As a result of these cases, Dr Madden conducted a number of experiments on dogs using various doses and delivery methods. Though not reported in the three human poisonings, the dogs frequently exhibited convulsions that Dr Madden likened to epilepsy. He performed post mortem examinations on the dead animals and concluded the poison created a muscle pressure that prevented blood in the veins being returned to the heart.

Prunus laurocerasus, cherry laurel

Prunus laurocerasus, cherry laurel

He also experimented with water distilled from the leaves of Taxus baccata (yew), Buxus sempervirens (box) and Laurus nobilis (bay or laurel) but produced no ill effects with these.

There is a note in the journal, following Dr Madden’s letter, saying that a Dr Rutty, also of Dublin, had contacted the Royal Society to say that a number of people had conducted similar experiments on dogs and some of these had involved trying to find an antidote. It was found that milk proved to be effective but Dr Rutty could not recall details of the quantities of poison and antidote used.

There appears to have been some disagreement about the danger posed by laurel water with some people saying they had used it in place of black cherry water with no problems. Partly as a result of these disagreements, a later edition of the journal reports on a series of tests on dogs conducted, by the secretary to the society, in August 1731 where different strengths of laurel water were prepared. Dr Mortimer concludes that small doses of low strength laurel water may not be instantly fatal but, he believes, long-term use must be ‘unwholesome’. He mentions a case, without giving details, where a married couple who daily drank brandy with Prunus laurocerasus berries infused in it had, after several years, lost the power of speech and died.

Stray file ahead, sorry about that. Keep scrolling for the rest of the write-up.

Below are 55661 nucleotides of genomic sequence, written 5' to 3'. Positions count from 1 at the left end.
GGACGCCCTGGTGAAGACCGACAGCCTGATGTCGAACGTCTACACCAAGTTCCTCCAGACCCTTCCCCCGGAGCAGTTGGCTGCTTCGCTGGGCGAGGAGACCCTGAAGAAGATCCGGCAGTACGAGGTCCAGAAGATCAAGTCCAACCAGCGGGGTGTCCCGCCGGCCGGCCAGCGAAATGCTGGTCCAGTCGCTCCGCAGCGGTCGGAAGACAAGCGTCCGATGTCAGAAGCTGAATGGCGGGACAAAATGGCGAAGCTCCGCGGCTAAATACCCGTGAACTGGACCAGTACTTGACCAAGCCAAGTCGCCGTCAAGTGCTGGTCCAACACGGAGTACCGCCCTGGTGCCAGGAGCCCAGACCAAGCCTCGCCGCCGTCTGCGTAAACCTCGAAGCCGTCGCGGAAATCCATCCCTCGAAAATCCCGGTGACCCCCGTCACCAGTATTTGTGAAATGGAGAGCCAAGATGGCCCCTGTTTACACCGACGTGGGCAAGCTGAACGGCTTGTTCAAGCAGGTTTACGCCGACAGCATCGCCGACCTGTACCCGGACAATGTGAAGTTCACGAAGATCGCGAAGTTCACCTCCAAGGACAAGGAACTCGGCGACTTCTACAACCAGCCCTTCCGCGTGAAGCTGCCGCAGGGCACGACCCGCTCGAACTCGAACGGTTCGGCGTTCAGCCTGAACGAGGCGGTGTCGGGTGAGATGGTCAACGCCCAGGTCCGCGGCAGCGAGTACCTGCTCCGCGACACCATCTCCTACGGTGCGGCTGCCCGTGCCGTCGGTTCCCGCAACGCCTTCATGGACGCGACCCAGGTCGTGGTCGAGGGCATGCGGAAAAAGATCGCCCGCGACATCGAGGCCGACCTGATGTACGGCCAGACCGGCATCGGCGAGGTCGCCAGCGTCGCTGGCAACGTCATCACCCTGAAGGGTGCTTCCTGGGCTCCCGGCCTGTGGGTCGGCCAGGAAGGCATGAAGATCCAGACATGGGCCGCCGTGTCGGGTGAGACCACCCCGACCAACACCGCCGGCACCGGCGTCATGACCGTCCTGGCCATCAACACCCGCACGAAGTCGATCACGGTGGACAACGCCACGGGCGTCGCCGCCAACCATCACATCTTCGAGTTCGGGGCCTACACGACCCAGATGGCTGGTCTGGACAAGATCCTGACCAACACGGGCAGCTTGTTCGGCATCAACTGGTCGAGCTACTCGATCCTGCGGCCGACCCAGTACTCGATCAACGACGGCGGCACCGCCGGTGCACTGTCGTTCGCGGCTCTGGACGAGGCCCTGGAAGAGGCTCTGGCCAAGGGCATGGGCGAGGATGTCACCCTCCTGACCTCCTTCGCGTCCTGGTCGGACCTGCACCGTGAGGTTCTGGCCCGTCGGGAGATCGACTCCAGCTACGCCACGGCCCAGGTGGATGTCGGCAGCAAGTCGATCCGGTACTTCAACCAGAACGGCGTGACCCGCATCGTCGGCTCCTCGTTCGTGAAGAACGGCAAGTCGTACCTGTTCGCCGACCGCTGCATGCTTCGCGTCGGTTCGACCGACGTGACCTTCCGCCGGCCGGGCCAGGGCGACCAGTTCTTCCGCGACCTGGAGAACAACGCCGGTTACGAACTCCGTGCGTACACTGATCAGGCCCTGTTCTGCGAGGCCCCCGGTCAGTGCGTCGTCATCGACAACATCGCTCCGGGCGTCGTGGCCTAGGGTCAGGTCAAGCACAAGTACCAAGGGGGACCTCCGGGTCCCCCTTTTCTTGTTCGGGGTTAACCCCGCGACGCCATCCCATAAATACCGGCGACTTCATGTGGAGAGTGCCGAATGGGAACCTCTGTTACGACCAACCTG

The final mention of laurel water is a short letter from Dr Rutty, written in 1732 but appearing in the journal for 1739-41, expressing concern that people are still claiming that laurel water is harmless. He says that an 18-year old girl died within minutes of drinking less than two spoonfuls of laurel water.

It does seem, however, that laurel water went out of favour as a flavouring and that, by the 19th century, it was well-understood to be a source of hydrocyanic acid and was used, in at least one instance, as a murder weapon.

Today, however, it doesn’t seem to rank that highly in the public consciousness about poisonous plants. Very few people think of it as a concern in the garden and, certainly, I’ve never heard of anyone removing cherry laurel in the way that you hear of people removing a laburnum tree ‘because of the children’. Yet, I can’t point to a single fatal poisoning from laburnum.

And that’s what I meant to discuss when I wrote about Oenanthe crocata at the end of October. Do poisonous plants have fashions so that public awareness of them is not related to their actual harm caused? Like the cherry laurel, hemlock water dropwort is not a plant many people readily call to mind when asked to name potential killer plants.